Not all Republican lawmakers were cheering the passage of the party's sweeping overhaul of the nation's tax code Wednesday.
Among the 12 who voted against the bill was Rep. Lee Zeldin, R- N.Y.
In an interview with " Power Lunch ," he said he believes there are good aspects on the corporate side, but he disagrees with the changes to the state and local tax deductions (SALT).
Currently there is no limit on the amount that can be deducted. The final bill caps the combined state, local and property tax deduction at $10,000. That's expected to hurt high-tax states.
"It's a geographic redistribution of wealth … when you are taking extra money from a state like New York or New Jersey to pay for a deeper tax cut elsewhere," Zeldin said.
He believes there could have been a better way to change the provision.
"If you are going to make a change, you phase it down over two-, three-, four-plus years to a number that fully protects middle-income itemizers. That's better policy," Zeldin said.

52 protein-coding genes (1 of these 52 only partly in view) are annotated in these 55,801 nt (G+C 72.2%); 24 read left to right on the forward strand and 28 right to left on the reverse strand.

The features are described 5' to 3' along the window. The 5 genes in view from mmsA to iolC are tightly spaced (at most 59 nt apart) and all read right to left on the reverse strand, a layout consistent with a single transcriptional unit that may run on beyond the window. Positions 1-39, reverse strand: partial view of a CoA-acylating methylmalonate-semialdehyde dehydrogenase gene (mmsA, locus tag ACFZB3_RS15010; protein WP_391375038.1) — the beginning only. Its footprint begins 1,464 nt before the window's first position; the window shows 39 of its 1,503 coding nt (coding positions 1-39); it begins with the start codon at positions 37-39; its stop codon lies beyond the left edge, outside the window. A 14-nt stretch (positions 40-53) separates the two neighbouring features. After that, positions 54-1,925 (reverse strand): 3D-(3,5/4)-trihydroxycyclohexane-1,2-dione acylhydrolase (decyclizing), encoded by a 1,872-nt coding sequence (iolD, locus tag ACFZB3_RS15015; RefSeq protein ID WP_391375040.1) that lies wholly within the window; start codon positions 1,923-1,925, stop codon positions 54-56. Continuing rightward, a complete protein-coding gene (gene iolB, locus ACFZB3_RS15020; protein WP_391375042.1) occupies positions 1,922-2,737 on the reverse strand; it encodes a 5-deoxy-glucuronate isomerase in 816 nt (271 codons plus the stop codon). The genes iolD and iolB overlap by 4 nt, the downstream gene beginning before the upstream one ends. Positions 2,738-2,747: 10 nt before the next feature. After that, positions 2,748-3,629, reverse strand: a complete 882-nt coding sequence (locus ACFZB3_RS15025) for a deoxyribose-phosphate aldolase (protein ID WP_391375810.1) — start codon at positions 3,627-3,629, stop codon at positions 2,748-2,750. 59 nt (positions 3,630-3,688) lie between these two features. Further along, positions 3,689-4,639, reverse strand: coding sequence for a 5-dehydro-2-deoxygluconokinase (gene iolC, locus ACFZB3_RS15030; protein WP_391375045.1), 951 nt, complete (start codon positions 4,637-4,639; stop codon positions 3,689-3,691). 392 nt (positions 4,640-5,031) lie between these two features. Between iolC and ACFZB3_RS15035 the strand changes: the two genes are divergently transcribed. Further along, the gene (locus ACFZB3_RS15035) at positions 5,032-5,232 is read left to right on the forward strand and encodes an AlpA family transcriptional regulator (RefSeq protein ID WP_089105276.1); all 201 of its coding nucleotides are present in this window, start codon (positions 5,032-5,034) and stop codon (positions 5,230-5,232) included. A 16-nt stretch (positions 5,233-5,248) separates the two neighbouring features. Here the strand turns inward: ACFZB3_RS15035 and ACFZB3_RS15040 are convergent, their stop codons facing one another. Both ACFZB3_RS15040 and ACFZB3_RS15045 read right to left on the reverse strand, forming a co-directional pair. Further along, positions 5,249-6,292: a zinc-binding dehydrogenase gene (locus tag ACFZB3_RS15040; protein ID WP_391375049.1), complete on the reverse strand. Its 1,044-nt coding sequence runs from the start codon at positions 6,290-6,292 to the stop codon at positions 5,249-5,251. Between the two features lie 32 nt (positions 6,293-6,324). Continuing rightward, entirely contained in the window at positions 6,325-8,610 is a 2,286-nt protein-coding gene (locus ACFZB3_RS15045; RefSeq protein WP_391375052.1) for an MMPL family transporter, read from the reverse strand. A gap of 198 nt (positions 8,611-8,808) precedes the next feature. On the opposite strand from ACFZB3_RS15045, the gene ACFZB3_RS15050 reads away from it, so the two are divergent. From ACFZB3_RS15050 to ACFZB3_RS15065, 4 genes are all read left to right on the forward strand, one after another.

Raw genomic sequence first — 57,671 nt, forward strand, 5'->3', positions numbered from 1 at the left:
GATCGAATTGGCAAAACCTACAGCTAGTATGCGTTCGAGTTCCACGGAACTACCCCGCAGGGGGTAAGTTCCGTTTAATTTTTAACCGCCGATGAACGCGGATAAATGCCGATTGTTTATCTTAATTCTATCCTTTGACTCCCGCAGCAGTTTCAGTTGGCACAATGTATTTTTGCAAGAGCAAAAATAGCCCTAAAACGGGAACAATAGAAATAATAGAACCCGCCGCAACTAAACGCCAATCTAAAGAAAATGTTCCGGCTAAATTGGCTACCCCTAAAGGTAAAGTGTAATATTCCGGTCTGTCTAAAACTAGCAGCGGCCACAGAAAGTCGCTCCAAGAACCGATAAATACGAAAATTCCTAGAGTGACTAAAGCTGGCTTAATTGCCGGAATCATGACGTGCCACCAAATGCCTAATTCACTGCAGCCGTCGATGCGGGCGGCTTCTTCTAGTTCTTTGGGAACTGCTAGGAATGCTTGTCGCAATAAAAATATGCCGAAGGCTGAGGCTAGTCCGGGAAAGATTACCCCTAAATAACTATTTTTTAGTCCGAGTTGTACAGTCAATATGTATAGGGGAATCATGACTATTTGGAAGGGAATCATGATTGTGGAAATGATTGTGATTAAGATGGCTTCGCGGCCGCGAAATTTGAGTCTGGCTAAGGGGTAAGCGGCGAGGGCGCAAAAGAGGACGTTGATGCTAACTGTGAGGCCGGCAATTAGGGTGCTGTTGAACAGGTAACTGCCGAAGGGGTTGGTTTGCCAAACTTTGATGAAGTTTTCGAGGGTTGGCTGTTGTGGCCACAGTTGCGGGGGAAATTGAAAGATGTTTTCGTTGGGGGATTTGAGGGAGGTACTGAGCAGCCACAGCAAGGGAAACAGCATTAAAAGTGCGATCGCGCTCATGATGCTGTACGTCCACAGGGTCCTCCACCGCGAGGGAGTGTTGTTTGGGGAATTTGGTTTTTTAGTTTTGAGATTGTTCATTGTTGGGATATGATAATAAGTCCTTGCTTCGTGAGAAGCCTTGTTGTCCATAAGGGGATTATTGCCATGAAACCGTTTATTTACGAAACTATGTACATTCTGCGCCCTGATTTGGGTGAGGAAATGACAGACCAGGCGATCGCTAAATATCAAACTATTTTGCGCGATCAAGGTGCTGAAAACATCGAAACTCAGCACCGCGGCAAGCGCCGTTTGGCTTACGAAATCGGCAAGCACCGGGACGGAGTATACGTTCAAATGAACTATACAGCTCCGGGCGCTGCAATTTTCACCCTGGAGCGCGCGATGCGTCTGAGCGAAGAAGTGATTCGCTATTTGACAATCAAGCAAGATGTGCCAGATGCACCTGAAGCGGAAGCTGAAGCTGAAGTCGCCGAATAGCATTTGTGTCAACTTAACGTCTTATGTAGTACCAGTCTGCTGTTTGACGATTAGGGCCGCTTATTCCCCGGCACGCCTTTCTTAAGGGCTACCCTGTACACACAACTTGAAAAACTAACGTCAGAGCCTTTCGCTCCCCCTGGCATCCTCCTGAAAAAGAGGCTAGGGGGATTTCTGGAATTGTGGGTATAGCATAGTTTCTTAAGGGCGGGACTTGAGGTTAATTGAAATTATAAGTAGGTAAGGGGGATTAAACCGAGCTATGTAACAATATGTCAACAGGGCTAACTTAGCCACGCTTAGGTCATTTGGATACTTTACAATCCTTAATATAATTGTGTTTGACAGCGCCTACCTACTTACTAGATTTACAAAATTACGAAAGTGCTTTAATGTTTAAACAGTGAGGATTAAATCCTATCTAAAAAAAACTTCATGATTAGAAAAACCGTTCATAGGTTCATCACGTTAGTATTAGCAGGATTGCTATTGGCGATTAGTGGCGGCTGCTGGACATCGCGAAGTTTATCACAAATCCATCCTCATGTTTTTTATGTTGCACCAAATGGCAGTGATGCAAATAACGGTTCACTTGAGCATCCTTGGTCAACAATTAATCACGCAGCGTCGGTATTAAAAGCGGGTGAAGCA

The number he thinks would protect those middle-income filers in his district is a cap at $20,000 or $25,000.
Politicians from the high-tax states have been against changes to the SALT deduction, saying it would result in a tax hike not a tax cut.
Earlier Wednesday, New Jersey Gov.-elect Phil Murphy told CNBC the state may seek to challenge in court the "legality and constitutionality" of the legislation. He called it an "awful bill for America."
Rep. Josh Gottheimer, D-N.J., agrees.
"We need to explore every single way to make sure we actually cut taxes and deal with this in New Jersey so we don't start to lose businesses and people fleeing our state to other states," he said in an interview with "Power Lunch."
That includes looking at how the state can give tax relief, as well as pursuing "every single legal challenge possible."
The bill is now on its way to President Donald Trump 's desk for signature.